Sometimes it is good to know what is in front of you and plan for it if you can. A great planner practices this theory as much as possible. -universal common sense
I know of such great theory and intend to practice it on most occasions, and then the procrastinating, “let’s go with the flow” side takes the lead and I find myself doing something like heading to Moab, Utah so I can participate in my first trail run ever.
My prepping included a few long runs, the purchase of trail running shoes and a water bottle. However, as soon as I saw the gigantic red boulders (or should I say mountains) of Moab my heart started to race. The only flat land I saw was occupied by buildings and road and so I knew that only meant one thing. Maybe I should have asked more questions and ran more mountains to avoid being potential rocky road kill.
Needless to say, I got so keyed up that I dreamed that I was late for the race and part of the race involved running through a building filled with snow and clusters of people holding hands. By start time, I was just ready to run, just so my vivid imagination would stop giving me Inception filled horrors.
Eventually, the race started . . . well for everyone else. After five minutes, I was tying a shoelace that a nice man had pointed out to me (I blame it on the nerves. Why else would I not check my shoelaces before the race?).
This Ain’t Texas Anymore
After that minor embarrassing moment, I began the most exhilarating natural obstacle run of my 26 years. As I feared, I climbed up and down steep boulders with fellow runners. But, I also paused to take photos of jaw-dropping canyons and mountains, and that was only the first five miles or four (my Fitbit and the course planners obviously had different views on what equaled a mile).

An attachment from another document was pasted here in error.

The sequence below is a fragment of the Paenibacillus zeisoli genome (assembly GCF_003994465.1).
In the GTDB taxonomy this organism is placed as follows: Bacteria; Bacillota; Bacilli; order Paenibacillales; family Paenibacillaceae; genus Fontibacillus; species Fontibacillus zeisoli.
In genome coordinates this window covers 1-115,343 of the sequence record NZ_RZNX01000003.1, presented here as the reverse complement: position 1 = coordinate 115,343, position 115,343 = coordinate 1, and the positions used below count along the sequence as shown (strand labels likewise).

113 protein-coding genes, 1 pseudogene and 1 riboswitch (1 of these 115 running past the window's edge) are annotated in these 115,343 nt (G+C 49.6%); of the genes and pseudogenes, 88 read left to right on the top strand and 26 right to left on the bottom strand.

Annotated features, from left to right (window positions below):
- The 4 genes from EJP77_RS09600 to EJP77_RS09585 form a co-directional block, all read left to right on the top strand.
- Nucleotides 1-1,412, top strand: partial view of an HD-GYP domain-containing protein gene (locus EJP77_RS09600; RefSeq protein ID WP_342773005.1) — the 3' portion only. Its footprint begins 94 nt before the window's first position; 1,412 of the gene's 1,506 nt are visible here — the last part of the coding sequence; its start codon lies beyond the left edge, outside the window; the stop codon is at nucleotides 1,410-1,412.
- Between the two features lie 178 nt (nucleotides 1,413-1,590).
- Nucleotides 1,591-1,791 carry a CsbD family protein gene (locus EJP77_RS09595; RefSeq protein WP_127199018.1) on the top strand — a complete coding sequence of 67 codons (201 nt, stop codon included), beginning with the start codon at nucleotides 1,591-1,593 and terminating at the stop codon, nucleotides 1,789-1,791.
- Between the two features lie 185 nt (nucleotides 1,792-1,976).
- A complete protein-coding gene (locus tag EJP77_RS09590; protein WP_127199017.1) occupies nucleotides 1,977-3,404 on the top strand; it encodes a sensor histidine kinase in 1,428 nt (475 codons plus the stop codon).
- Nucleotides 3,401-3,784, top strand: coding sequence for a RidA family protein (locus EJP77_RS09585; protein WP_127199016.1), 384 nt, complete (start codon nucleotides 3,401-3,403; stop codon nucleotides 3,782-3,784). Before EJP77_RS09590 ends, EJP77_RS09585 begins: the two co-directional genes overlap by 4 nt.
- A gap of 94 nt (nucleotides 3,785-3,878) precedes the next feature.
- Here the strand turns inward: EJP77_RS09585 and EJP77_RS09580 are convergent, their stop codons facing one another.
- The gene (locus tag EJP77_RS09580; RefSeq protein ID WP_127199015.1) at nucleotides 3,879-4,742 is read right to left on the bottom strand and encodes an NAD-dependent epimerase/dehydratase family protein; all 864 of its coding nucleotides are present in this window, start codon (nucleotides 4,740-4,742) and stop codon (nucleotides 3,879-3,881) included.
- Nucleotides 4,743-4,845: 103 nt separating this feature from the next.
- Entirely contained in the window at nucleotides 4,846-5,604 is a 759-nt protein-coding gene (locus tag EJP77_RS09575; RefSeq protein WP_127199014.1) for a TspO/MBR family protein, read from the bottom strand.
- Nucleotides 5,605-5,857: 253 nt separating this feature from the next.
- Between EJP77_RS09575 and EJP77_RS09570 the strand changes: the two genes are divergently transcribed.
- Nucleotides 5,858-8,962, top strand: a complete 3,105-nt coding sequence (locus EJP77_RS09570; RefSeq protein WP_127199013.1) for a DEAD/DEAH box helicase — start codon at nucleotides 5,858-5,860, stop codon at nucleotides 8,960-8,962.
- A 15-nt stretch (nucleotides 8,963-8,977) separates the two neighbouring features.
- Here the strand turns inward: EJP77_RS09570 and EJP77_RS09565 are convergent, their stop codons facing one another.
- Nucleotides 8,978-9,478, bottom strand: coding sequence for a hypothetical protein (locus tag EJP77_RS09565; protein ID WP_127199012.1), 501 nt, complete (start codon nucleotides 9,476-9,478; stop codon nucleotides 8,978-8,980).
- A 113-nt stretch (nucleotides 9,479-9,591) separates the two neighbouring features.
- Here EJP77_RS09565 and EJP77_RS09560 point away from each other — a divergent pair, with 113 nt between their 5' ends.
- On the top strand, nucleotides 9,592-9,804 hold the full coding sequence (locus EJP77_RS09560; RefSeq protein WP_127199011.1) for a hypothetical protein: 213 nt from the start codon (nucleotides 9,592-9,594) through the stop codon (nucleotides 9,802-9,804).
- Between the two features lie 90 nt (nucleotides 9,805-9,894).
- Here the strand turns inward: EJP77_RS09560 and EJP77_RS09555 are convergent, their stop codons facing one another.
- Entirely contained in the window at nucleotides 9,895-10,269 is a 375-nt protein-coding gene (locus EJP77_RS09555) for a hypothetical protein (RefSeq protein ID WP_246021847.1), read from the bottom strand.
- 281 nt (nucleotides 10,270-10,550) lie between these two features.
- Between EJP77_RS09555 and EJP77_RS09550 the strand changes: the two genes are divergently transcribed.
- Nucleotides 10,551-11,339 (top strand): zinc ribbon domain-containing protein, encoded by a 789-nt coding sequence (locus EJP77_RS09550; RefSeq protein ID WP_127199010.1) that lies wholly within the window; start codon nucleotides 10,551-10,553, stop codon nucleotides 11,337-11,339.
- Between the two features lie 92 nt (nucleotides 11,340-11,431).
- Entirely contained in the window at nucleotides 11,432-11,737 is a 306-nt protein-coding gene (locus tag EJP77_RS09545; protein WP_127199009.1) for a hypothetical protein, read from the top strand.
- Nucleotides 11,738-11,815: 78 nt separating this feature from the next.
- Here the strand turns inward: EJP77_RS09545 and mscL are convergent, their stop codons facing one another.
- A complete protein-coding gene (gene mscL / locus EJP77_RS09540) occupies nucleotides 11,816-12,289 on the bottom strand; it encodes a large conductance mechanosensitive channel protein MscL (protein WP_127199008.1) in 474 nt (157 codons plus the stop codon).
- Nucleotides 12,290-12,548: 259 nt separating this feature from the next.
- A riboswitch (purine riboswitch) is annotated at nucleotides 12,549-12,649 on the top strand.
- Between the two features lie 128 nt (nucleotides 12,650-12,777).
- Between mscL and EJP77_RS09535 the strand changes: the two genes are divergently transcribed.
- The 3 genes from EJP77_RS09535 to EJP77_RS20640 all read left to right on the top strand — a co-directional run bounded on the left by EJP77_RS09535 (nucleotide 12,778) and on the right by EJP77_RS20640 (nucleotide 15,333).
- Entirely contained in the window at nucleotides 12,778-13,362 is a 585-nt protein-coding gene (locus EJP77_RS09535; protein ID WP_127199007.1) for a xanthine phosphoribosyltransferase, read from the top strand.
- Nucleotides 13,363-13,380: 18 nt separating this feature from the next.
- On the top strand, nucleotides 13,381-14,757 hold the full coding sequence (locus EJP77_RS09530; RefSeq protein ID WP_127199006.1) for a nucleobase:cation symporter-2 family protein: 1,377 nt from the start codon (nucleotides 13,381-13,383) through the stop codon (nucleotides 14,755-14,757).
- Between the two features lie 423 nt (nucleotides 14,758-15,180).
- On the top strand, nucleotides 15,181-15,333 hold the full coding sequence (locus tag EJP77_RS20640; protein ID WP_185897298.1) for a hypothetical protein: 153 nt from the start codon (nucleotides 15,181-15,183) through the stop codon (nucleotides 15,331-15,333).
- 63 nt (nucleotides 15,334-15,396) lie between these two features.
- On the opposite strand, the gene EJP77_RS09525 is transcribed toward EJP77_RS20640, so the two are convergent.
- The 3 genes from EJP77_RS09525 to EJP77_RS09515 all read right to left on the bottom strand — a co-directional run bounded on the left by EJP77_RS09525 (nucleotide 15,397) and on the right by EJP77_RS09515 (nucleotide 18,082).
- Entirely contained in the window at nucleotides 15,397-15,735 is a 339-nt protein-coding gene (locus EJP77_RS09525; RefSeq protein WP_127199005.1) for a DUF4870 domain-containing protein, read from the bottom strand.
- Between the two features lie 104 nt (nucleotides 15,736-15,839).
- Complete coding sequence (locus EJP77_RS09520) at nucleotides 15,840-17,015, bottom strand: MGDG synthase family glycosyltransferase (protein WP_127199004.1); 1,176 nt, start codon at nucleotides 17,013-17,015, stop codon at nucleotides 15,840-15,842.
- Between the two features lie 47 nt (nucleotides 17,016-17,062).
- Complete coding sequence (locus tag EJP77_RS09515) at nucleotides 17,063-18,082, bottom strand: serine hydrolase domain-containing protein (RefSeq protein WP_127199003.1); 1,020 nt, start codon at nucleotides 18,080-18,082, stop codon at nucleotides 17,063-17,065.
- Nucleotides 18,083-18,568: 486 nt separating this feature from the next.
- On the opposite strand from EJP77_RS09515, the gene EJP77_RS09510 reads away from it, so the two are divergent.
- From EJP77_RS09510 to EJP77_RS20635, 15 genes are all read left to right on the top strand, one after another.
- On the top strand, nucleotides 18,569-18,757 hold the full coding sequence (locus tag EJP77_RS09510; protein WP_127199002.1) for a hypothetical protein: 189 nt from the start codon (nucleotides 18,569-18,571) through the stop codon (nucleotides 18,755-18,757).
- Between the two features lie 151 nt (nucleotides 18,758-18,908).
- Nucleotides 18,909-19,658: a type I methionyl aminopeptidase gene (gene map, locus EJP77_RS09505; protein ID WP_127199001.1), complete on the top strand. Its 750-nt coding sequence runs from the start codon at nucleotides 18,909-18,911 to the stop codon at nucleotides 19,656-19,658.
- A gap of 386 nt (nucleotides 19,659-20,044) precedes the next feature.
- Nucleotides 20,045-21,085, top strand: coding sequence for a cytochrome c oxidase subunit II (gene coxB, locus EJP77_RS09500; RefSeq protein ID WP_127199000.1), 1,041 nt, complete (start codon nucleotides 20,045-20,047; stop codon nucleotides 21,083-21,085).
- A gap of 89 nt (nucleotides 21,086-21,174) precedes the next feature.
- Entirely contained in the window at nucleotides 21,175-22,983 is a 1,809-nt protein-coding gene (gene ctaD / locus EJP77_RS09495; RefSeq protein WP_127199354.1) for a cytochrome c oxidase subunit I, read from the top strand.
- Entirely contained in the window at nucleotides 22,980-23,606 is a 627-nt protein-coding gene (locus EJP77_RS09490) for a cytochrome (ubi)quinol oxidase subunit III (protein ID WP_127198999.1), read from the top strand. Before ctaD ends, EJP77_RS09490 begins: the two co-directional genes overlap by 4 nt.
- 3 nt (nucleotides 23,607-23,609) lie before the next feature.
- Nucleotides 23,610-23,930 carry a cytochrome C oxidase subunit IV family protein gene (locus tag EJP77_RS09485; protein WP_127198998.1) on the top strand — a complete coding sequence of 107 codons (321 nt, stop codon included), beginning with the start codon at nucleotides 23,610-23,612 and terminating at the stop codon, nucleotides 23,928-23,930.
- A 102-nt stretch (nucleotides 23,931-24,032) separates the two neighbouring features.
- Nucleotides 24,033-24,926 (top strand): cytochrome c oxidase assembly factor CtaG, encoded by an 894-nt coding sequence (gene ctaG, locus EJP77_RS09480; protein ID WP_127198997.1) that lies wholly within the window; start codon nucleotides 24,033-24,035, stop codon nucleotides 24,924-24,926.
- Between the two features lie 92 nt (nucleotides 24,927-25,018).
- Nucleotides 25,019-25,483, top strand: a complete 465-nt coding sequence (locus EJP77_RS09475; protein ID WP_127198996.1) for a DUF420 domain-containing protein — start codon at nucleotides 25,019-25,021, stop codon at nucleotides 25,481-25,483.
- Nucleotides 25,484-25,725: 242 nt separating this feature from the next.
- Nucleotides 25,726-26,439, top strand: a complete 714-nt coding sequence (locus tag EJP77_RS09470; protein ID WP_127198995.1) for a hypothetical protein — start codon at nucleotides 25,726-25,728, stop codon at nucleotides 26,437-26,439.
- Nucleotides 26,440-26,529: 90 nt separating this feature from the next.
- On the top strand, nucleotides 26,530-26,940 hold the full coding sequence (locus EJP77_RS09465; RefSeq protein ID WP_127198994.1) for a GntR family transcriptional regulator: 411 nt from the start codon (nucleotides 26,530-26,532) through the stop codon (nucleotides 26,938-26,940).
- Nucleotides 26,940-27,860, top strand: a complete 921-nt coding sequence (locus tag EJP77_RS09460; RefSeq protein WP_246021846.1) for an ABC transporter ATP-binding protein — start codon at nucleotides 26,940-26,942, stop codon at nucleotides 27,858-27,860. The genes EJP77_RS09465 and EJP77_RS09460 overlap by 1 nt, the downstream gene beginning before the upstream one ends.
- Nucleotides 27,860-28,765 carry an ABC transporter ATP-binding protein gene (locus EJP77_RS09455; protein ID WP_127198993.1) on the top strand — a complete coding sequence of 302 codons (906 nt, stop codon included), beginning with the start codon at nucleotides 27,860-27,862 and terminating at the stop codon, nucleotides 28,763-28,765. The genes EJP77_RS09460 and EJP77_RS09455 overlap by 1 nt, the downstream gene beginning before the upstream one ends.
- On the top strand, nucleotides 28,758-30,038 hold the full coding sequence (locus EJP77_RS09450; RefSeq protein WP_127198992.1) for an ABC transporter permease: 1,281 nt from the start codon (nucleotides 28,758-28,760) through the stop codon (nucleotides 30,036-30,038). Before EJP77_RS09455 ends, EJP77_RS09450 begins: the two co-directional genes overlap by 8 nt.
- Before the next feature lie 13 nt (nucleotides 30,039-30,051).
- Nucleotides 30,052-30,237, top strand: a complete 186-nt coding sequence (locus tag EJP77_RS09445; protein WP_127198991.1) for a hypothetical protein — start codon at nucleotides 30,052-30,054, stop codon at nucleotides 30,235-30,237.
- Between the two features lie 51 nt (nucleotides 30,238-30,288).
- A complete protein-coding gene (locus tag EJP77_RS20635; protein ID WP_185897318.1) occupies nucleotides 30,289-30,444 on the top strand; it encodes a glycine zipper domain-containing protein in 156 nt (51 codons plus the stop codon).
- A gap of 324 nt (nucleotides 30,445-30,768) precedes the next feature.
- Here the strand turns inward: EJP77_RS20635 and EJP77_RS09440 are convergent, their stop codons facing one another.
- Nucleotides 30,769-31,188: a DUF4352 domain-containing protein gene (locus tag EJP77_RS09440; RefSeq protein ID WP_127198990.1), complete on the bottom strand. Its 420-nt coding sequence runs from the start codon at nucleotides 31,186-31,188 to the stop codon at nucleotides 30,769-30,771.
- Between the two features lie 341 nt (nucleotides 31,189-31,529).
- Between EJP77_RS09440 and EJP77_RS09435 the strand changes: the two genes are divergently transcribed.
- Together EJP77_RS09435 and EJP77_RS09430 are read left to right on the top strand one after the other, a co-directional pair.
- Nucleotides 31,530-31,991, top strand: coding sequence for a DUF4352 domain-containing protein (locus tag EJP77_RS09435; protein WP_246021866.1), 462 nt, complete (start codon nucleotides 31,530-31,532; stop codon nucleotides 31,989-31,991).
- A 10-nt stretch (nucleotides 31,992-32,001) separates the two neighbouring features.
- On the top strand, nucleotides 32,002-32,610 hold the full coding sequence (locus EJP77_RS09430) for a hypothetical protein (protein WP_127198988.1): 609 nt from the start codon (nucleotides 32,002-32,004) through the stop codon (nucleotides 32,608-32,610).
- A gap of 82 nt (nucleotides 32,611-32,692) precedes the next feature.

The next part of the race is the part I call “Take your time Running with a Prayer.” At many points of traipsing over rocky switchbacks, I glanced down to see the little Lego cars cruising down the road. “Boy that’s a way to fall,” I thought as I slid and stumbled my way through the mountain.
Eventually, the death-defying stuff ended and I was mentally drained and ran on shaky legs toward three more miles of fun. Fun included a little muddy river run, some forest sightseeing, and soul-crushing hills. With half a mile left my nerves were shot. I questioned the existence of running. I wondered at the people still bounding away like beautiful leopards. Their ancestors were assured Spartans and Vikings. I am not sure what my blood is made of because those bleak moments held thoughts of colorful explicits, visions of collapsing and doubting the existence of a finish line.
The finish line finally came at the top of a convenient hill. Great for pictures, but my soul was so lost by that time, I didn’t think of the photographic opportunity. Only one of my finish line pictures showed me running. The other pictures are of me stepping across the line like someone who had just suffered a devastating defeat by a much more talented foe. A friend of mine asked how I felt immediately after the race and I told her it was one of the worst things I had done in my entire life. “Really?”
“Oh yes, I am pretty sure I almost died at some point.” A little later my synopsis of the race changed as I was able to reassess while in a sitting position with chips in hand.
Moab’s trail run is definitely not for the faint of heart. One running guru I chatted with after the full marathon admitted that he had run 50 milers that were easier. Yet, everyone who participated can say that Moab has one of the best scenic courses. It is exciting, and a great way to bond with other fellow runners. There is nothing like sharing a moment with another fellow runner who is just as fearful as you of sliding down an enormous rock (especially when you see what is beyond that rock) or rescuing another runner’s water bottle (because there are only two water stations throughout the whole course). Moab Trail Run is a definite thrilling five stars. I just might not be running it again.